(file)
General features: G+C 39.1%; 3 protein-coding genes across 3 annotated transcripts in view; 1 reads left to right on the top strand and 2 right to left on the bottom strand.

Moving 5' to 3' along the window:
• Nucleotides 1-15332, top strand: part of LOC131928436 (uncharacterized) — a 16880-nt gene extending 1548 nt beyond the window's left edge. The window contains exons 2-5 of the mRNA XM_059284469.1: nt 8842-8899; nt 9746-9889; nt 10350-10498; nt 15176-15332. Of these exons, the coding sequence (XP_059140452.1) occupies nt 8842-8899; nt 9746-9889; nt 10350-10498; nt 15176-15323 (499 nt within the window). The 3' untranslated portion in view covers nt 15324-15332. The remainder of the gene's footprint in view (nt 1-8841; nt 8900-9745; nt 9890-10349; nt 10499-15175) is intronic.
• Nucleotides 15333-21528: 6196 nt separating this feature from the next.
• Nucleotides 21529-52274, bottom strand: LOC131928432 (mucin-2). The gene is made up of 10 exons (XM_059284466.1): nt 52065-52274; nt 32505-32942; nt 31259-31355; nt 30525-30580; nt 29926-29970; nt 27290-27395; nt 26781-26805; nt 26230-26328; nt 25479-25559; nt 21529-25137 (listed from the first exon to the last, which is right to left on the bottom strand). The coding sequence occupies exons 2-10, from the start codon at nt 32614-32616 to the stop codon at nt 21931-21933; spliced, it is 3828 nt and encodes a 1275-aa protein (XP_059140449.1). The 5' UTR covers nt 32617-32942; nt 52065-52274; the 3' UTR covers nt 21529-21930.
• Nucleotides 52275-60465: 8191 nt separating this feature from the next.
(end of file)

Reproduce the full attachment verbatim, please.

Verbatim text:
General features: G+C 39.1%; 3 protein-coding genes across 3 annotated transcripts in view; 1 reads left to right on the top strand and 2 right to left on the bottom strand.

Moving 5' to 3' along the window:
• Nucleotides 1-15332, top strand: part of LOC131928436 (uncharacterized) — a 16880-nt gene extending 1548 nt beyond the window's left edge. The window contains exons 2-5 of the mRNA XM_059284469.1: nt 8842-8899; nt 9746-9889; nt 10350-10498; nt 15176-15332. Of these exons, the coding sequence (XP_059140452.1) occupies nt 8842-8899; nt 9746-9889; nt 10350-10498; nt 15176-15323 (499 nt within the window). The 3' untranslated portion in view covers nt 15324-15332. The remainder of the gene's footprint in view (nt 1-8841; nt 8900-9745; nt 9890-10349; nt 10499-15175) is intronic.
• Nucleotides 15333-21528: 6196 nt separating this feature from the next.
• Nucleotides 21529-52274, bottom strand: LOC131928432 (mucin-2). The gene is made up of 10 exons (XM_059284466.1): nt 52065-52274; nt 32505-32942; nt 31259-31355; nt 30525-30580; nt 29926-29970; nt 27290-27395; nt 26781-26805; nt 26230-26328; nt 25479-25559; nt 21529-25137 (listed from the first exon to the last, which is right to left on the bottom strand). The coding sequence occupies exons 2-10, from the start codon at nt 32614-32616 to the stop codon at nt 21931-21933; spliced, it is 3828 nt and encodes a 1275-aa protein (XP_059140449.1). The 5' UTR covers nt 32617-32942; nt 52065-52274; the 3' UTR covers nt 21529-21930.
• Nucleotides 52275-60465: 8191 nt separating this feature from the next.